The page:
Schmoke expects an ally in D.C. Mayor discounts prospect of post in Clinton Cabinet

November 02, 1992|By Michael A. Fletcher | Michael A. Fletcher,Staff Writer

When Baltimore Mayor Kurt L. Schmoke flies to Little Rock, Ark., to join Democratic presidential candidate Bill Clinton on Election Day, it will be an acknowledgment of the central role Mr. Schmoke played in shaping the candidate's urban policy.

For Mr. Schmoke, the effort began in earnest late last year, when candidates vying for the Democratic presidential nomination began courting his endorsement. Mr. Schmoke asked all his suitors the same question: What is your plan for cities?

Mr. Schmoke said the Arkansas governor offered the best answer to his question. As a result, he won the mayor's endorsement. But that was only the beginning of Mr. Schmoke's involvement with the Clinton campaign.

Mr. Schmoke went on to speak to the Democratic platform writing committee in New Mexico. In July, he gave a nationally televised speech on the plight of cities to the Democratic National Convention. Mr. Schmoke has consulted on the telephone with Mr. Clinton numerous times, and Mr. Schmoke's campaign chairman, Larry Gibson, is chairman of Mr. Clinton's Maryland campaign.

Those connections, coupled with the invitation Mr. Schmoke received to be in Little Rock Tuesday, has sparked widespread speculation that the mayor will be chosen to be a member of Mr. zTC Clinton's Cabinet if the Democrat is elected.

But Mr. Schmoke was one of many Clinton supporters to be invited to Arkansas, and he played down talk of a Cabinet post. "I know the Clinton folks already are doing long-range planning, and I haven't heard from anyone," Mr. Schmoke said. "I think if I were being considered, I would have heard something."

The mayor speculated that his outspoken stance in favor of drug decriminalization would cause Mr. Clinton to shy away from naming him to his administration.

"To the extent that anybody knows my name outside the city, it is association with the drug issue," he said. "And a new administration would not want to deal with that issue."

Mr. Schmoke said he would prefer being an informal adviser to the president. "My goal is to get a friend in Washington, not be in Washington," Mr. Schmoke said. "I've made it very clear to people that I'm not interested" in a Cabinet post.

What interests Mr. Schmoke, he said, is having the ability to influence federal policy from afar. And if Mr. Clinton is elected, Mr. Schmoke will be in a strong position to do just that.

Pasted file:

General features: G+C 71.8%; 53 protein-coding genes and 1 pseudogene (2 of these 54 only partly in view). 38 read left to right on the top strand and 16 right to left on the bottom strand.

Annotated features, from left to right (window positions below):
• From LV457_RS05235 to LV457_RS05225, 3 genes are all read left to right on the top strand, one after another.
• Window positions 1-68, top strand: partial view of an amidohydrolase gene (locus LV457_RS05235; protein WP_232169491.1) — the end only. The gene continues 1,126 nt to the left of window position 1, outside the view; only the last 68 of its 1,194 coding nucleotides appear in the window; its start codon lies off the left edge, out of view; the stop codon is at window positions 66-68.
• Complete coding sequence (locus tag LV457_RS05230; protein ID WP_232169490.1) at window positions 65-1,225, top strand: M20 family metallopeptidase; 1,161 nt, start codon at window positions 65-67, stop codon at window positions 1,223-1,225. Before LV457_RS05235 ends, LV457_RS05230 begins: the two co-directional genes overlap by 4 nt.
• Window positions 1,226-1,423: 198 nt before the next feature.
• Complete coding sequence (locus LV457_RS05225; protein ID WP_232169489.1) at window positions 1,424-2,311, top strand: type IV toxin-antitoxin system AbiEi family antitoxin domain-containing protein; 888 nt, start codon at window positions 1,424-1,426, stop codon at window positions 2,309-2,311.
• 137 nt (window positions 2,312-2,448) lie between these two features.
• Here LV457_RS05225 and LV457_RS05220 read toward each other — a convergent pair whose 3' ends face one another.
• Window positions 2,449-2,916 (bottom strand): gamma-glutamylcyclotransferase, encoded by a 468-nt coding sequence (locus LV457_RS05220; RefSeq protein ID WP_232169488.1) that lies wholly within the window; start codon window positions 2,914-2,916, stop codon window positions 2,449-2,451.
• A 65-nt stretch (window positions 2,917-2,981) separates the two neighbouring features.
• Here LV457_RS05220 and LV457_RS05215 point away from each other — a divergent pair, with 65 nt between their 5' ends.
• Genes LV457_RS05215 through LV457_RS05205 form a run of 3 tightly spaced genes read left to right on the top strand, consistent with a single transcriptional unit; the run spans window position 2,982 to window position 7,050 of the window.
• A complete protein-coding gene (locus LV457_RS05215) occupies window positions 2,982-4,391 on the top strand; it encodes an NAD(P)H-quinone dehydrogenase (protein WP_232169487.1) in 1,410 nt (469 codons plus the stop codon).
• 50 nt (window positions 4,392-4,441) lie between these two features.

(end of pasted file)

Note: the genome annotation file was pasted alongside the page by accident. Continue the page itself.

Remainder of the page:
Mr. Schmoke was among 10 to 15 Democratic elected officials and policy officials selected to address the group writing the Democratic platform, said Jon Spalter, the Clinton campaign spokesman in Maryland.

"Cities are not the hole in the doughnut whose existence doesn't matter; cities are the cog in the center of the wheel," Mr. Schmoke told the group.

It is an idea endorsed by Mr. Clinton. In his own position papers, Mr. Clinton says "Prosperous cities are the key to vital regional economies and safe and healthy suburbs."

Mr. Clinton has laid out a number of proposals for cities, some of which were suggested by Mr. Schmoke. Among them:

* Targeting Community Development Block Grants to build urban roads, bridges, and water and sewage treatment plants ** and urban housing stock. Mr. Clinton has proposed that companies who win bids on these construction jobs set up a portion of their operations in low-income neighborhoods and hire local residents.

* Creating a network of community development banks, much as Mr. Schmoke has in Baltimore. The banks would provide small loans to low-income business people and inner city homeowners.

* Creating enterprise zones that would offer a package of incentives and tax breaks for businesses willing to locate in depressed areas.

* Strengthening requirements for banks to reinvest in their communities, in an effort to get banks to make more loans in poor communities.

* Giving cities more flexibility over how they use federal aid.

"A lot of what is in the platform are things that I support," Mr. Schmoke said. "A few of them are my recommendations . . . but I'm sure other people made similar recommendations."

One issue on which Mr. Clinton and Mr. Schmoke don't agree is drug decriminalization. Mr. Schmoke has advocated taking drug enforcement out of the control of police and developing a public health strategy to combat drugs.

But Mr. Clinton flatly opposes decriminalization. Despite that, Mr. Schmoke is heartened by Mr. Clinton's stated goal of having the federal government provide funds to make drug treatment on demand closer to a reality.

"He has said that 70 percent of the money spent on the drug war should go to education and treatment and 30 percent to law enforcement," Mr. Schmoke said. "We are doing the opposite right now."

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